Ngb-null mice are born in expected rations, they have normal survival to adulthood (age 8 weeks) and they show no obvious differences in overt appearance, body weight and behavior when compared to wt littermates. Hence, Ngb does not seem to be critical for normal development and vitality. To evaluate the effect of Ngb deficiency on neuronal viability after hypoxia, we used Orexin-A-positive and Cygb-positive neurons as surrogate markers for Ngb neurons in the lateral hypothalamus and hindbrain, respectively. We found no statistical difference in the number of these neurons between wt and Ngb-null mice in normoxia or after 24 and 48 hours of hypoxia, suggesting that the loss of Ngb protein does not affect neuronal viability even after severe prolonged hypoxia. However, the apparent lack of cell death does not imply that Ngb-positive and Ngb-deficient neurons are equally resistant to hypoxia. Therefore, we investigated the expression of cleaved caspase-3, a marker of activated apoptotic effector mechanisms, in wt and Ngb-null hypoxic mice. No cleaved caspase-3 immunoreactivity was detected in any of the mice indicating that Ngb deficiency is not sufficient to activate this apoptotic effector molecule during hypoxia. These results are contradictory to reports of decreased survival of Ngb-deficient cells after hypoxia in vitro and to the reports on the increase in ischemic infarct size after adenovirus-mediated down-regulation of Ngb in vivo , . It is important to note however, that the in vivo hypoxic conditions differ markedly from both the hypoxia models in the cell culture and from the models of cerebral ischemia. Specifically, the oxygen concentration in the microenvironment surrounding neurons during in vivo experimental hypoxia is unknown while intact cerebral blood flow still provides cells with nutrients and serum, which is not the case in ischemia. In addition, one cannot exclude that inborn deficiency in Ngb function might induce compensatory mechanisms, which are able to substitute for the lack of Ngb during normal and hypoxic conditions. In the aforementioned studies the experimental down-regulation of Ngb was acute, which is unlikely to allow for a substituting effect. However, since the mice used in the present study had no prior experience of hypoxia there seems to be little reason to assume that the brains of Ngb-null mice had adapted to low oxygen availability. It is therefore more likely that Ngb is not necessary for neuronal survival even after severe prolonged hypoxia.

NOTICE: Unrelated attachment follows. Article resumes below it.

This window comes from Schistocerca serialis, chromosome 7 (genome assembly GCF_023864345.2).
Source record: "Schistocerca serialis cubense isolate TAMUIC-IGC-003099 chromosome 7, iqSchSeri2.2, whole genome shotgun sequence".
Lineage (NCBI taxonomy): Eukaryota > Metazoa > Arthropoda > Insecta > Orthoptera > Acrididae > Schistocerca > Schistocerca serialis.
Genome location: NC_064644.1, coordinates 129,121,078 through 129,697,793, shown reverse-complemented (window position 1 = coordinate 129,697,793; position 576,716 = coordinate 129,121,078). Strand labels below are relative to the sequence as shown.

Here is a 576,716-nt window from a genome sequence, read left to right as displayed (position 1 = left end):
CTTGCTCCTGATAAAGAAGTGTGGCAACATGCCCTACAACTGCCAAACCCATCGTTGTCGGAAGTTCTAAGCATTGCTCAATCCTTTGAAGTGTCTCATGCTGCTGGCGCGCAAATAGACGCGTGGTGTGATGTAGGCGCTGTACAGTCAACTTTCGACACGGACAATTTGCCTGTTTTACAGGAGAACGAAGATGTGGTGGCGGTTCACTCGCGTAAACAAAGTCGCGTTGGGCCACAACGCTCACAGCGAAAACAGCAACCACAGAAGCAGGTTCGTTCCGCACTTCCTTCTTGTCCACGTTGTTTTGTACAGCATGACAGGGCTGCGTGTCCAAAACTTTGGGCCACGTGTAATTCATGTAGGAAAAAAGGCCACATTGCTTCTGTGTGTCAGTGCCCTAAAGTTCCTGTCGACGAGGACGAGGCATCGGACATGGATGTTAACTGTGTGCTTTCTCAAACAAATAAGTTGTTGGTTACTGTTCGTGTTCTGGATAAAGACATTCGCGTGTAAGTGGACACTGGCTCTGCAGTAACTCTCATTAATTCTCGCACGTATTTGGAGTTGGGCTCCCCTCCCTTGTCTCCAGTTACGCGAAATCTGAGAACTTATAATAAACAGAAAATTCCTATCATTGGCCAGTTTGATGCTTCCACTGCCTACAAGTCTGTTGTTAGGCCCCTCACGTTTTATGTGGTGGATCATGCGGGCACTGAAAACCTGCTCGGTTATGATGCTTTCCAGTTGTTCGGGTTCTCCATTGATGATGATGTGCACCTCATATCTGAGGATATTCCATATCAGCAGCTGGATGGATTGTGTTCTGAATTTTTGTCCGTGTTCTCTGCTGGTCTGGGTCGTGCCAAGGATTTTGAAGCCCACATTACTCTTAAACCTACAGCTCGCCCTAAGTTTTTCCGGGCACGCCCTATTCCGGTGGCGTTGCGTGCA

Although Ngb deficiency does not seem to affect neuronal survival during hypoxia, we found a widespread and more pronounced increase in the number of c-FOS-IR neurons in Ngb-null mice than in wt mice after acute hypoxia. A hypothesis that Ngb deficiency lowers the threshold for hypoxia-induced gene expression response is also supported by the global analysis of gene expression, which identified the increased expression of Hif1A and its heterodimer partner Arnt in Ngb-null mice after 24 hours of hypoxia.